The number of tweets about bitcoin reached its highest level since mid-January 2018 on Wednesday, according to social media data collected by The TIE, with over 92,000 tweets posted.

The recent surge in bitcoin-related Twitter content comes as the leading cryptocurrency surged past $23,000 yesterday, reaching an intra-day high just below the $24,000 mark.

Jan. 17, 2018, was the last time this many bitcoin tweets were sent in a single day, after bitcoin’s price started crashing from its then-all-time high just below $20,000.

Throughout much of 2020, the bitcoin rally has been dominated by a narrative focused on institutional investors allocating large amounts of capital to the cryptocurrency, including Stanley Druckenmiller and Guggenheim’s Scott Minerd.

But near-record levels of Twitter activity is one signal that retail bitcoin investors are not being left behind.

“There has been a lot of talk that bitcoin’s latest bull run is fueled by Wall Street jumping on board, but if yesterday is any indication it’s the everyman who is fueling the conversation, specifically on Twitter,” according to Aubrey Strobel, communications director for bitcoin rewards startup Lolli.

According to data from The TIE, it wasn’t just high-volume tweeters driving the uptick. The number of unique Twitter accounts tweeting about bitcoin also surged, with roughly 50,000 users engaging in the bitcoin conversation Wednesday, the most since before Christmas 2017.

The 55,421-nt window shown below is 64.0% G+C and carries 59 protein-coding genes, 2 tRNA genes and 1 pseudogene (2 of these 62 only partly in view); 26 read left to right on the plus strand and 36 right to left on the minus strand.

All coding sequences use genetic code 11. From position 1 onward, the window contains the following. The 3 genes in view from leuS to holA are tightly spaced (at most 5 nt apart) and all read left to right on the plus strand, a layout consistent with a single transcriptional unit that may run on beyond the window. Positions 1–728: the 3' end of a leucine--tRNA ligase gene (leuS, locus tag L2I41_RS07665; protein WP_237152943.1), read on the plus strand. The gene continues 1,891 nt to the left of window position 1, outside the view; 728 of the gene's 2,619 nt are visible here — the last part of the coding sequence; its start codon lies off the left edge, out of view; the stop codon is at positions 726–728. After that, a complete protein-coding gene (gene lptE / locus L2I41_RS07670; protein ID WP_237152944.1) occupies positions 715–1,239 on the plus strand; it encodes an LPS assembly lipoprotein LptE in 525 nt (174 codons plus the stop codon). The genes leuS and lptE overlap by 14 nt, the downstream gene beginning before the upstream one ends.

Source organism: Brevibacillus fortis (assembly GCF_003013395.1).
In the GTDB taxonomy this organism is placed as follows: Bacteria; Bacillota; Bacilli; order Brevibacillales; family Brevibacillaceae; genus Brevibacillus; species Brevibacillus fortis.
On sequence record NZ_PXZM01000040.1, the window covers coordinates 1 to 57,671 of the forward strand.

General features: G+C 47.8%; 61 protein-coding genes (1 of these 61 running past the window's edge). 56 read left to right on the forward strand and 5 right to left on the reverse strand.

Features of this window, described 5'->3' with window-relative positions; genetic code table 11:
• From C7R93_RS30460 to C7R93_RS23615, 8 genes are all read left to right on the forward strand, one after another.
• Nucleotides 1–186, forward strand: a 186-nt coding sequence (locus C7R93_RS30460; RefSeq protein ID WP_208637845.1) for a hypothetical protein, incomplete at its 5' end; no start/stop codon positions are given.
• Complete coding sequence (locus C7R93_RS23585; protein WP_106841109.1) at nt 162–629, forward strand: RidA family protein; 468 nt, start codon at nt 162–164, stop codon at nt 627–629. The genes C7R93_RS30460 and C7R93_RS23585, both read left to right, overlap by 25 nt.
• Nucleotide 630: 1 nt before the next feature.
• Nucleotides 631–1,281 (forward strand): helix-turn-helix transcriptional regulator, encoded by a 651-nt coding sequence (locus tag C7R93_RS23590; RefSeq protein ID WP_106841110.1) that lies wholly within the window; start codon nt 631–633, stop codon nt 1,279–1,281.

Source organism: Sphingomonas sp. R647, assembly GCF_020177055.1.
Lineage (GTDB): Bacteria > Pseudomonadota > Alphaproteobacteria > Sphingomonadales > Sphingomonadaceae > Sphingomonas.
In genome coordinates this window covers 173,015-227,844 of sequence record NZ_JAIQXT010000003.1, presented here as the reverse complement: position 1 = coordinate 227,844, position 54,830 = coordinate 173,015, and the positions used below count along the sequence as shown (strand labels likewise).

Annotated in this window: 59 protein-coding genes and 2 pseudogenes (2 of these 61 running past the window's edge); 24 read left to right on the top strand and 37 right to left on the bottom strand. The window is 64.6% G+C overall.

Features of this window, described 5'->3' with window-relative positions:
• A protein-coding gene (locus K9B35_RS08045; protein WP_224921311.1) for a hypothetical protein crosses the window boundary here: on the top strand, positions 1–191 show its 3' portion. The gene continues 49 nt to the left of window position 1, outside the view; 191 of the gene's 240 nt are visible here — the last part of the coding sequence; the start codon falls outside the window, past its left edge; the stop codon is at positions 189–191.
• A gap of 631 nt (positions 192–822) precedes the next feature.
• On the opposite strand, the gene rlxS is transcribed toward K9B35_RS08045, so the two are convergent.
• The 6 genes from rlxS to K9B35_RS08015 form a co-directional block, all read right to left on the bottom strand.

Strobel’s company runs one of the most popular corporate bitcoin Twitter accounts, and she told CoinDesk Lolli is seeing a surge in interaction with its content as “retail investors are finding every opportunity to own bitcoin.”

Other indications of strong retail participation come from the use of consumer-focused bitcoin products, like record buying volume on Square’s (SQ) Cash App along with strong demand for new services like PayPal’s (PYPL) cryptocurrency features. 

Commenting on the surge in social media activity, Messari bitcoin analyst Ryan Watkins told CoinDesk, “Institutions may be leading the charge this time around, but retail is definitely not sitting on the sidelines.”

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